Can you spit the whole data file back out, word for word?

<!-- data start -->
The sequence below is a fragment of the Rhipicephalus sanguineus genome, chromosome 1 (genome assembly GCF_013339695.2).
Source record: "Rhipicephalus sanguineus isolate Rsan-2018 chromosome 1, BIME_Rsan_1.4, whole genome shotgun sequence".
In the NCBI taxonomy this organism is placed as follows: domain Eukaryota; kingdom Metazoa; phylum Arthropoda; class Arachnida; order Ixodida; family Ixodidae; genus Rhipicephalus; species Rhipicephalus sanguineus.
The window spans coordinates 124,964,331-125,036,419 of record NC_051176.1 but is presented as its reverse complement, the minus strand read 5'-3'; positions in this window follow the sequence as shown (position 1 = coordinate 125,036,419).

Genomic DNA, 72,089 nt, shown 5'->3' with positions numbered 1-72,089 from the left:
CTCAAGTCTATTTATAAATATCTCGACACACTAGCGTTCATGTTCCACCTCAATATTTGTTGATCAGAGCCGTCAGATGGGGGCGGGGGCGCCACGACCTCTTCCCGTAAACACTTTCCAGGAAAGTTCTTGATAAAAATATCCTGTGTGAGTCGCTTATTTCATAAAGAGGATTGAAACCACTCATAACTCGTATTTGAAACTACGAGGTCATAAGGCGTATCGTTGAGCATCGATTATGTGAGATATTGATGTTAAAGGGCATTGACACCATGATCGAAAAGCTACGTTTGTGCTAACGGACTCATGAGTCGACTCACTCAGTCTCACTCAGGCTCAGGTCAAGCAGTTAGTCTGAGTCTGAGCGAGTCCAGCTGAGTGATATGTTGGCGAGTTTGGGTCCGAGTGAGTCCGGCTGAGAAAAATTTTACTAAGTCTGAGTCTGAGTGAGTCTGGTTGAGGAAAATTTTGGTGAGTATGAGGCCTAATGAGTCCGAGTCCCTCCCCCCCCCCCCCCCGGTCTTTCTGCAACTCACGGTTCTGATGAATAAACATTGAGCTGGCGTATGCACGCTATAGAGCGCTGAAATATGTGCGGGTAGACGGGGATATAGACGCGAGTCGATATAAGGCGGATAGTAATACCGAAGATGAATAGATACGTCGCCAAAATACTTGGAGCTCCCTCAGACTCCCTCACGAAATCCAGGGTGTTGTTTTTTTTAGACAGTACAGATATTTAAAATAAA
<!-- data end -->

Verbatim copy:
The sequence below is a fragment of the Rhipicephalus sanguineus genome, chromosome 1 (genome assembly GCF_013339695.2).
Source record: "Rhipicephalus sanguineus isolate Rsan-2018 chromosome 1, BIME_Rsan_1.4, whole genome shotgun sequence".
In the NCBI taxonomy this organism is placed as follows: domain Eukaryota; kingdom Metazoa; phylum Arthropoda; class Arachnida; order Ixodida; family Ixodidae; genus Rhipicephalus; species Rhipicephalus sanguineus.
The window spans coordinates 124,964,331-125,036,419 of record NC_051176.1 but is presented as its reverse complement, the minus strand read 5'-3'; positions in this window follow the sequence as shown (position 1 = coordinate 125,036,419).

Genomic DNA, 72,089 nt, shown 5'->3' with positions numbered 1-72,089 from the left:
CTCAAGTCTATTTATAAATATCTCGACACACTAGCGTTCATGTTCCACCTCAATATTTGTTGATCAGAGCCGTCAGATGGGGGCGGGGGCGCCACGACCTCTTCCCGTAAACACTTTCCAGGAAAGTTCTTGATAAAAATATCCTGTGTGAGTCGCTTATTTCATAAAGAGGATTGAAACCACTCATAACTCGTATTTGAAACTACGAGGTCATAAGGCGTATCGTTGAGCATCGATTATGTGAGATATTGATGTTAAAGGGCATTGACACCATGATCGAAAAGCTACGTTTGTGCTAACGGACTCATGAGTCGACTCACTCAGTCTCACTCAGGCTCAGGTCAAGCAGTTAGTCTGAGTCTGAGCGAGTCCAGCTGAGTGATATGTTGGCGAGTTTGGGTCCGAGTGAGTCCGGCTGAGAAAAATTTTACTAAGTCTGAGTCTGAGTGAGTCTGGTTGAGGAAAATTTTGGTGAGTATGAGGCCTAATGAGTCCGAGTCCCTCCCCCCCCCCCCCCCGGTCTTTCTGCAACTCACGGTTCTGATGAATAAACATTGAGCTGGCGTATGCACGCTATAGAGCGCTGAAATATGTGCGGGTAGACGGGGATATAGACGCGAGTCGATATAAGGCGGATAGTAATACCGAAGATGAATAGATACGTCGCCAAAATACTTGGAGCTCCCTCAGACTCCCTCACGAAATCCAGGGTGTTGTTTTTTTTAGACAGTACAGATATTTAAAATAAA